Sunday's announced cease-fire by three Palestinian factions and Israel's pullback from the Gaza Strip buoy hopes of an end to the violence between Palestinians and Israelis. But based on the record of past cease-fires (this is the sixth since this Palestinian uprising started in September 2000), it will not be long before we see a resumption of terror attacks followed by Israeli retaliation. In fact, less than 24 hours after the cease-fire was announced, a Palestinian terrorist group murdered a Bulgarian worker in the West Bank.
In all likelihood, the media soon will be reporting that the "cycle of violence" has resumed, thereby giving the impression that both sides are equally to blame. Funny how no one uses this terminology in other conflicts. Critics don't castigate President Bush for perpetuating the "cycle of violence" by targeting al-Qaeda. Nor do they blame subsequent terrorism on the United States, as if al-Qaeda would turn into a pacifist organization in the absence of American retaliation. Yet such moral relativism is rife in the case of Israel, even though its war on terror closely resembles America's own.
Just like al-Qaeda, Hamas and other Palestinian terrorist groups deliberately target civilians. And just like the U.S. military, the Israel Defense Forces strike back while trying hard to avoid harming civilians, a goal often stymied by the terrorists' tendency to hide in urban areas. There is no equivalence here, which is why the vaunted "road map" for Middle East peacemaking leads nowhere.
The new peace process, just like its predecessors, is premised on the notion that Israelis and Palestinians need to make mutual concessions to end their war: The Israelis need to give up the West Bank and Gaza Strip, and the Palestinians need to stop terrorism. The problem is that most Israelis are willing to meet their obligations, but most Palestinians aren't.
Polls show that more than 60% of Israelis are willing to give up the West Bank and recognize a Palestinian state. Even Prime Minister Ariel Sharon, a longtime supporter of the settler movement, now says he is willing to end Israel's "occupation." This will require overcoming opposition from a hard-core minority, but democracies have a long history of doing just that, as we saw during our own civil rights movement. Neither Sharon nor any other Israeli leader, however, will accede to a "right of return" for millions of Palestinian refugees, which would effectively end Israel's existence as a Jewish state.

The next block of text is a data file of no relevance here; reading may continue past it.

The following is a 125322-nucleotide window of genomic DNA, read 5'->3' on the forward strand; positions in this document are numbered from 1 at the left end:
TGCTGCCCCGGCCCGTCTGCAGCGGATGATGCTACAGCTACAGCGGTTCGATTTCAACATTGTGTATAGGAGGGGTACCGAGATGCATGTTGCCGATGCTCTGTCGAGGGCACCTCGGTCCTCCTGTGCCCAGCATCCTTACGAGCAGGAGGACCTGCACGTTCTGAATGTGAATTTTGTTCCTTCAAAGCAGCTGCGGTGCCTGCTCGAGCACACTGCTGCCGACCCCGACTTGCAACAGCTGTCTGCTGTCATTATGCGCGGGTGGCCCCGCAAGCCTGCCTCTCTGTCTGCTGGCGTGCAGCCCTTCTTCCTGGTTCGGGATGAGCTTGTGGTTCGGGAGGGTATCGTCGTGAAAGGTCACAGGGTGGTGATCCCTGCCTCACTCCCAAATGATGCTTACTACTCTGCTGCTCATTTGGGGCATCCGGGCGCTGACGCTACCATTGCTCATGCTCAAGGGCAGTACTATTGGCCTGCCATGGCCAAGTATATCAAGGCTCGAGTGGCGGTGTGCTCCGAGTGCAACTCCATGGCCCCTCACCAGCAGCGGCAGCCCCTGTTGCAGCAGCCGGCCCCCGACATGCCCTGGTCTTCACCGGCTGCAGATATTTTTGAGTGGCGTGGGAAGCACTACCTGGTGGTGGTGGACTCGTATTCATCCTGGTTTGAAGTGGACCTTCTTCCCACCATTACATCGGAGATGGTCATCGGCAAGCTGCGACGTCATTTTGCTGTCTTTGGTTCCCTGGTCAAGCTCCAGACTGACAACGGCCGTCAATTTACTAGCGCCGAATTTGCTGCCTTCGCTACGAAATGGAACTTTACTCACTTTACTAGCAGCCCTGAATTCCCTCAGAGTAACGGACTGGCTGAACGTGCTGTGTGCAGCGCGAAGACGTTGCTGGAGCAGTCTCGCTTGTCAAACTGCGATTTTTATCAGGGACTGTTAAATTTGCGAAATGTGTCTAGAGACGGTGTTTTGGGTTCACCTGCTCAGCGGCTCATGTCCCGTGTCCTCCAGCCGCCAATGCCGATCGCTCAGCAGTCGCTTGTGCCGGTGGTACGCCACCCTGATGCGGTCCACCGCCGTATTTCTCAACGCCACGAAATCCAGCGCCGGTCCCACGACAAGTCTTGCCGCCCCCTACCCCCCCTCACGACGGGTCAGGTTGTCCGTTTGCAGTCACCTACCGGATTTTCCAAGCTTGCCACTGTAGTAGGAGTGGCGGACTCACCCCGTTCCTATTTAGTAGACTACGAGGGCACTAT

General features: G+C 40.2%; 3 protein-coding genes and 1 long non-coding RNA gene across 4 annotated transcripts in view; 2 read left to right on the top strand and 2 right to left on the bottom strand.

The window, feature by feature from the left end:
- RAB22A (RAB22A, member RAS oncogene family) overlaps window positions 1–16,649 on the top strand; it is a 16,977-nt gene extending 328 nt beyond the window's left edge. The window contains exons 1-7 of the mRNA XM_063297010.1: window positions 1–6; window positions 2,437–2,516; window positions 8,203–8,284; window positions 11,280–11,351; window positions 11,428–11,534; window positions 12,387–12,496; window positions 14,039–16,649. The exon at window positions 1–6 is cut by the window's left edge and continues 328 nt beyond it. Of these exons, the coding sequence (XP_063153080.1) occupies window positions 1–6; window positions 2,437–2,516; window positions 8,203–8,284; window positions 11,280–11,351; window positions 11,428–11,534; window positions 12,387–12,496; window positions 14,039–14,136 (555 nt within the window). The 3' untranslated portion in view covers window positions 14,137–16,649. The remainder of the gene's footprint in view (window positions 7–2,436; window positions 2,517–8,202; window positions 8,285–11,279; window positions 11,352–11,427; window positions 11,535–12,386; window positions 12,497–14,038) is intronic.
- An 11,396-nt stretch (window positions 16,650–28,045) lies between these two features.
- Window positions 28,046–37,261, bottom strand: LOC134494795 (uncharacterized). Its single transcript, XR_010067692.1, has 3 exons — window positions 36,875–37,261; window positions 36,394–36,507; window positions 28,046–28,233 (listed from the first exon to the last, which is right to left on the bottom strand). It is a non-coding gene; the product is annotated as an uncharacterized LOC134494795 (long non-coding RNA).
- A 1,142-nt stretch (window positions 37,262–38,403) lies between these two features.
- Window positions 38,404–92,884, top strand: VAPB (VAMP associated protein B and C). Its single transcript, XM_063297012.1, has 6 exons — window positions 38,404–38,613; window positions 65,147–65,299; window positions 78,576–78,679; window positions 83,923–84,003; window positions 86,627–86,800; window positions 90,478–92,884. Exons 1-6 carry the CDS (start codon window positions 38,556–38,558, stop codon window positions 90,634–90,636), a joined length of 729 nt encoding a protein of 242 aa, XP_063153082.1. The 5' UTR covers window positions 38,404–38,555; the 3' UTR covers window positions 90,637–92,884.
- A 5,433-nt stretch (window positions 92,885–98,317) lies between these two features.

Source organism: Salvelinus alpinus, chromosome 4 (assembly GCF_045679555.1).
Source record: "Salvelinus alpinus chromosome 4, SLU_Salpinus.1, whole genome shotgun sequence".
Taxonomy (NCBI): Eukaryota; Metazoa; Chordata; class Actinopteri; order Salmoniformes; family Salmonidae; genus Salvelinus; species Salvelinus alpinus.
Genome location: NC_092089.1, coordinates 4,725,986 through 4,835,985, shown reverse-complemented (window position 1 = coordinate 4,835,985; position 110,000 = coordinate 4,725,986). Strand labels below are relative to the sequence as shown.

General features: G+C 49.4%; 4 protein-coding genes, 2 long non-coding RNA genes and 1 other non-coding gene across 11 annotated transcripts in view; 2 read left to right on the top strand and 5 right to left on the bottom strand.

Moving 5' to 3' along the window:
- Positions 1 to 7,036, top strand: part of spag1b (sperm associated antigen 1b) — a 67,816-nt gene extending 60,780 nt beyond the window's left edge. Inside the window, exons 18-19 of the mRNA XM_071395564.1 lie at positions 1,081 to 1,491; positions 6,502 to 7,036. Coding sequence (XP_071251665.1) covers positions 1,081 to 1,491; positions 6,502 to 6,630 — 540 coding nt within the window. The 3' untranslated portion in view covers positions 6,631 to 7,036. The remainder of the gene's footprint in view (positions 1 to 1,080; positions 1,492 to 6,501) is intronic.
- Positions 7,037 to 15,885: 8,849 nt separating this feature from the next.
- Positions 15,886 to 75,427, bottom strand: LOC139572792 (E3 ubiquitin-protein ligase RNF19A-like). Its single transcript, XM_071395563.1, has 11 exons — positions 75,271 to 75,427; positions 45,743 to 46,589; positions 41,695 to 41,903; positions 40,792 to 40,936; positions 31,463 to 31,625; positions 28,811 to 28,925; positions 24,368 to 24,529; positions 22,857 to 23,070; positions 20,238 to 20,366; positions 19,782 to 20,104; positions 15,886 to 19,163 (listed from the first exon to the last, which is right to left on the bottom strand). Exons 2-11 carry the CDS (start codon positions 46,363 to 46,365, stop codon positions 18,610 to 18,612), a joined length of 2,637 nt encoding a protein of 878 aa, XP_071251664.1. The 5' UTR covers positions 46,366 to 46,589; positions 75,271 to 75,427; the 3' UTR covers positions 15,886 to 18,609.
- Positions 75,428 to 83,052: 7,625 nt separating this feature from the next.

The continued harping of Palestinian leaders on this point suggests they still are not reconciled to Israel's existence. Indeed, a recent survey by the Pew Global Attitudes Project found that 80% of Palestinians don't believe "that a way can be found for the state of Israel to exist so that the rights and needs of the Palestinian people are met." Another poll found only 25% of Palestinians support "cutting off funding for groups engaged in terror and violence against Israelis."
Successful negotiations are impossible when one side won't recognize the other's right to exist. No wonder the peace talks ended in frustration two and a half years ago: Palestinian leader Yasser Arafat rejected Israeli Prime Minister Ehud Barak's offer of more than 95% of the West Bank, because he couldn't reconcile himself to living alongside a Jewish state.
Supporters of the "peace process" have convinced themselves that the problem is Arafat and that if he can be sidelined, progress can be made. Thus, they have pushed for the appointment of Prime Minister Mahmoud Abbas, who is seen as more conciliatory. But Abbas has almost no power and little support. A recent poll put his approval rating at only 27%. Arafat, who has 66% support, still pulls the strings, and he still refers to terrorists as "martyrs" and to the birthday of Israel as "the accursed day."
Abbas deserves kudos for negotiating the cease-fire, but there's little reason to think he'll be able to dismantle the infrastructure of terror. In fact, he has already rejected using force against Hamas and other terrorist groups.
But while some radical groups may make a show of a temporary cease-fire, they remain committed to a strategy of annihilating the "Zionist invaders." Hamas' charter still states: "There is no solution to the Palestinian question except through jihad." Such groups are likely to use the current pause much as they used the peace talks as an opportunity to prepare for a fresh round of bloodletting. The negotiations could benefit them if they result in more killers being sprung from Israeli jails and more U.S. aid going to the Palestinian Authority, which remains deeply implicated in terrorism.
However well intentioned, the latest peace process is likely to backfire as badly as its predecessor did. The only long-term hope for peace is that the Palestinians will weary of this war -- as the Israelis already did when a majority came to support the creation of a Palestinian state -- and give real power to leaders intent on stopping the suicide bombers. Bush recognized this necessity in his June 24, 2002, speech, which made regime change in the Palestinian Authority a pre-condition for progress. Abbas' appointment is a step in the right direction, but the process is a long way from being complete. Until it is, the road map is unlikely to lead anywhere.
Max Boot is Olin Senior Fellow at the Council on Foreign Relations and author of The Savage Wars of Peace. He's also a member of USA TODAY's board of contributors.